Amazon’s highest commission rate is only 10%. Other affiliate programs may have higher payouts due to offering commissions on cloud-based software, professional services, or online courses.
Pros of the Amazon Associates Program
1. Amazon’s Size (It’s Ginormous)
This is a high-traffic, trusted website. To put this in perspective, Amazon had 2.5 billion visits in May 2019.
Amazon has over 90 million Prime members. Prime members are more likely to purchase from Amazon vs. other eCommerce stores for the free two-day (or even one day) shipping alone.
And they spend a healthy amount as well. In a recent survey, Prime members spent an average of $1,400, and non-Prime members spent $600 per year.
So Amazon’s size can benefit you. Due to its massive internet presence, people know and trust it. This, in addition to the large variety of products, gives you more opportunities.
2. Amazon’s Selling Knowledge and Experience
Amazon knows how to convert customers, how to get them to buy. They haven’t just survived on the internet for more than 20 years — they’ve dominated it and they know what they are doing.
Amazon uses the latest in artificial intelligence to drive their website and create “Recommended Products” categories. How many additional purchases have you made based on “Frequently bought together” and “Customers who bought this item also bought” type recommendations?
Another example is mobile commerce. Amazon isn’t missing the fact that mobile commerce is growing in popularity. As an Amazon affiliate, you’ll have the tools to help sell on mobile. They even have a Mobile Popover feature to help you convert.
3. Unexpected Opportunities (aka Amazon’s Affiliate Cookie)
You earn commission on everything your visitors purchase in the 24 hours after they click your affiliate link. This includes items that you didn’t provide a product link to.
So, if you have an Amazon affiliate link pointing to a book on fitness, and the person who clicks it ends up buying a freakin’ treadmill, you receive a commission for the treadmill even though it isn’t the product you’re promoting.
This is huge.
The Amazon conversion and upselling machine never stops working. Even if your reader clicks on your link intending to purchase just one item, Amazon will work hard to get them to buy additional goods.
4. The Amazon Associates Program is Free to Join
There is no cost to join Amazon Associates.
5. Accessible to Anyone with a Website or Blog
There are no traffic metrics you need to achieve first before you can join Amazon Associates. And you only need to make three sales within 180 days of signing up to stay in the program.
6. Amazon’s Customer Service is Handled by Experts
Amazon handles all the customer service, so you don’t have to. Plus, they are known for their high level of customer service. As long as the products you recommend are solid, you don’t need to be concerned about customer dissatisfaction.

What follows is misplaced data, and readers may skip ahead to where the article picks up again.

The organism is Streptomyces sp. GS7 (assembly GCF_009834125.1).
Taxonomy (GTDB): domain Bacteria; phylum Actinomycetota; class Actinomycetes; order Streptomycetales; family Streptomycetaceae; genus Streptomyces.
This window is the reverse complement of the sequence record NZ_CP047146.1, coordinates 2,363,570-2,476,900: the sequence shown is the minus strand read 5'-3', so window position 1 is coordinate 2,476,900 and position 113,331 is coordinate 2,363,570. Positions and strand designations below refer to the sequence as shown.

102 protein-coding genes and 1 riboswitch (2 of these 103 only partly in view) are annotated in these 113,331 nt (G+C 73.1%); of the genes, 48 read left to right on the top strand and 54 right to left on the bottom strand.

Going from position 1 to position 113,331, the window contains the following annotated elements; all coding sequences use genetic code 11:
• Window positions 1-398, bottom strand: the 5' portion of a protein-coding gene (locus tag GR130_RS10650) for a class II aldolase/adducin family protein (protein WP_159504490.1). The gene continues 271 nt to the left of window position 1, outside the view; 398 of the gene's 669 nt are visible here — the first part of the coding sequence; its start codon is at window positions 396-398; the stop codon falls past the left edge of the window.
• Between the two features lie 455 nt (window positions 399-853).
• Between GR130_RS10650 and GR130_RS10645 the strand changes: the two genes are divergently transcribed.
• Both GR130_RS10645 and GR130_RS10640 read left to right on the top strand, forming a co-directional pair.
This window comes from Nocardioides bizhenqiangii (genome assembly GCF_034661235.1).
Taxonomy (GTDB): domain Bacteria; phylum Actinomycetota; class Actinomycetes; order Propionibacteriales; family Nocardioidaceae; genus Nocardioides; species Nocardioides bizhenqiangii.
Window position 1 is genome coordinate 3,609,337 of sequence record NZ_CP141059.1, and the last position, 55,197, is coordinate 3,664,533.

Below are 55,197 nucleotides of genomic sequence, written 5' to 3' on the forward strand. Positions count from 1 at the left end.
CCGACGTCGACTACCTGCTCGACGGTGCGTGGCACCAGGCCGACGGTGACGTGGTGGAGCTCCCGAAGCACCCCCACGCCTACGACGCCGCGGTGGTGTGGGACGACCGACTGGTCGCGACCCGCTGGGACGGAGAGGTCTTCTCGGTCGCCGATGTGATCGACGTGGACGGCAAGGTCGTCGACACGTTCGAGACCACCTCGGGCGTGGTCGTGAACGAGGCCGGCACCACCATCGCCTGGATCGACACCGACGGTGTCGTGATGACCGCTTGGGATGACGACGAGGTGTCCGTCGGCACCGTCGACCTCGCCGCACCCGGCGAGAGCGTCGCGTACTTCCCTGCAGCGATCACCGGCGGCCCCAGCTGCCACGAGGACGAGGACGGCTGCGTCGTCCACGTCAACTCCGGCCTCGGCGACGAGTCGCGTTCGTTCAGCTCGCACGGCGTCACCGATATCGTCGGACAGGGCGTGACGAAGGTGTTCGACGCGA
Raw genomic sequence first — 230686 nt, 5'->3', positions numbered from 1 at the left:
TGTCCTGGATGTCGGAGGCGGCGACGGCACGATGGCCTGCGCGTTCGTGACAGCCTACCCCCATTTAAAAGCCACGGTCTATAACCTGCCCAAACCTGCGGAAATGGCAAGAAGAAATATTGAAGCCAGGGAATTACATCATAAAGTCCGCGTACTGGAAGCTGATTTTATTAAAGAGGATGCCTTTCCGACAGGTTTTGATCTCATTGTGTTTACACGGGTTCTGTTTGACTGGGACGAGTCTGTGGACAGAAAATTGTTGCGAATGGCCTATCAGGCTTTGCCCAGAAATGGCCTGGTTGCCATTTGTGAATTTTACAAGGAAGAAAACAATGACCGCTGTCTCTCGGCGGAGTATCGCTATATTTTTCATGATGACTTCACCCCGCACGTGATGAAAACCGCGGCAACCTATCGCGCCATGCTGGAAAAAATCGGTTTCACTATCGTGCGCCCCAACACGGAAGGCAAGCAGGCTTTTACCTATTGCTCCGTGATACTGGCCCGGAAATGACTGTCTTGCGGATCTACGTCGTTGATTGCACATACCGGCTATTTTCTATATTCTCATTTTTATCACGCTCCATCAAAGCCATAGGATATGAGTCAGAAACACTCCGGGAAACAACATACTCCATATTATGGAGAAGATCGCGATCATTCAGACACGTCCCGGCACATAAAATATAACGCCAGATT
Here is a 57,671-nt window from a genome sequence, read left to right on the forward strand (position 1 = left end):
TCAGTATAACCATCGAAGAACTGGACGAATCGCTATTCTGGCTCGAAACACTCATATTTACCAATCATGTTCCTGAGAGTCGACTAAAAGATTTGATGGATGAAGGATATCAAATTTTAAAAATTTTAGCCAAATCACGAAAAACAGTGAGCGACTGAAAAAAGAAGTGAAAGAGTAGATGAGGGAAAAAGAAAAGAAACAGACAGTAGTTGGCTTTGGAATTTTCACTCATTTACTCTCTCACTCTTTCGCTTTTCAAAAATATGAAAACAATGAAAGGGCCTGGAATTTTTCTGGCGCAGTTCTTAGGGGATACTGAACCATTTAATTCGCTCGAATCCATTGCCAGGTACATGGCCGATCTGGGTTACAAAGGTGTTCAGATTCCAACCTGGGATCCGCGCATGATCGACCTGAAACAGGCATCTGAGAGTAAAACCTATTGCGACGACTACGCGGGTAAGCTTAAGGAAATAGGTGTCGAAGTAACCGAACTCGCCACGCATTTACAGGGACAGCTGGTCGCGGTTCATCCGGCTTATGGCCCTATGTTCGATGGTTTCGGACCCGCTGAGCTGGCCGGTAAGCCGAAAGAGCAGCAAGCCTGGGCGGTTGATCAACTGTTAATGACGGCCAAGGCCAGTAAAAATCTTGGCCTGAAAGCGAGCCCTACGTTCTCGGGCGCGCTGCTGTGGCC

This is where the income is passive; you provide the recommendation, and everything else is handled by Amazon.
7. Amazon’s Reporting Tools Help You Sell More
Amazon provides a reporting dashboard with analytics, giving you the feedback you need to optimize your promotions. Each affiliate link has a Tracking ID.
You can use reports to understand your market better — what they want and what they are buying. You can even see what additional items (the ones you didn’t provide a link for) your referrals are buying. If you see a trend, and it makes sense given your content, you can add these new items to your promotions.
8. Direct Payment is an Option
Amazon will pay you directly — either through direct deposit into your bank account or Amazon gift cards. Checks are an option, but there is a $15 processing fee (unless you are outside the U.S. in which case the fee is waived).
Cons of the Amazon Associates Program
1. Email Marketing is not Allowed
You cannot include Amazon affiliate links inside an email. So, if email is your primary method for affiliate promotion, you should look elsewhere.
Also, you cannot send a full RSS email feed of your entire blog posts if they contain Amazon affiliate links; however, a partial (not full) RSS feed emailed to your subscribers is okay. Why? Because it’s a partial feed, the affiliate links will not show up in the email.
Emailing links to your blog posts, even if they contain Amazon affiliate links inside them, is perfectly okay.
2. Follow Amazon’s Rules or Face Banishment
It is essential to read Amazon’s Operating Agreement and check it regularly for changes. Amazon affiliates are required to follow the rules. It isn’t fun reading, but it is important.
If you don’t follow their rules, they can ban you from the program. If they do, you’ll lose any earnings that haven’t been paid out up to that point.
3. Lower Payouts Than Other Affiliate Networks
Compared to other affiliate networks, such as those promoting cloud software, professional services, or online courses, Amazon commission rates tend to be much lower.
The Amazon affiliate commission rate ranges from 1% to a max of 10%. So whether or not this program is worth your time will depend on the categories you can target, the price range of the items your readers purchase, and on your traffic levels.
4. Commission Rates or Programs can Change (Most Likely not in Your Favor)
Amazon decreased commission rates in 2017 and may do it again in the future. There are no guarantees that the 5% you are depending on won’t be cut in half.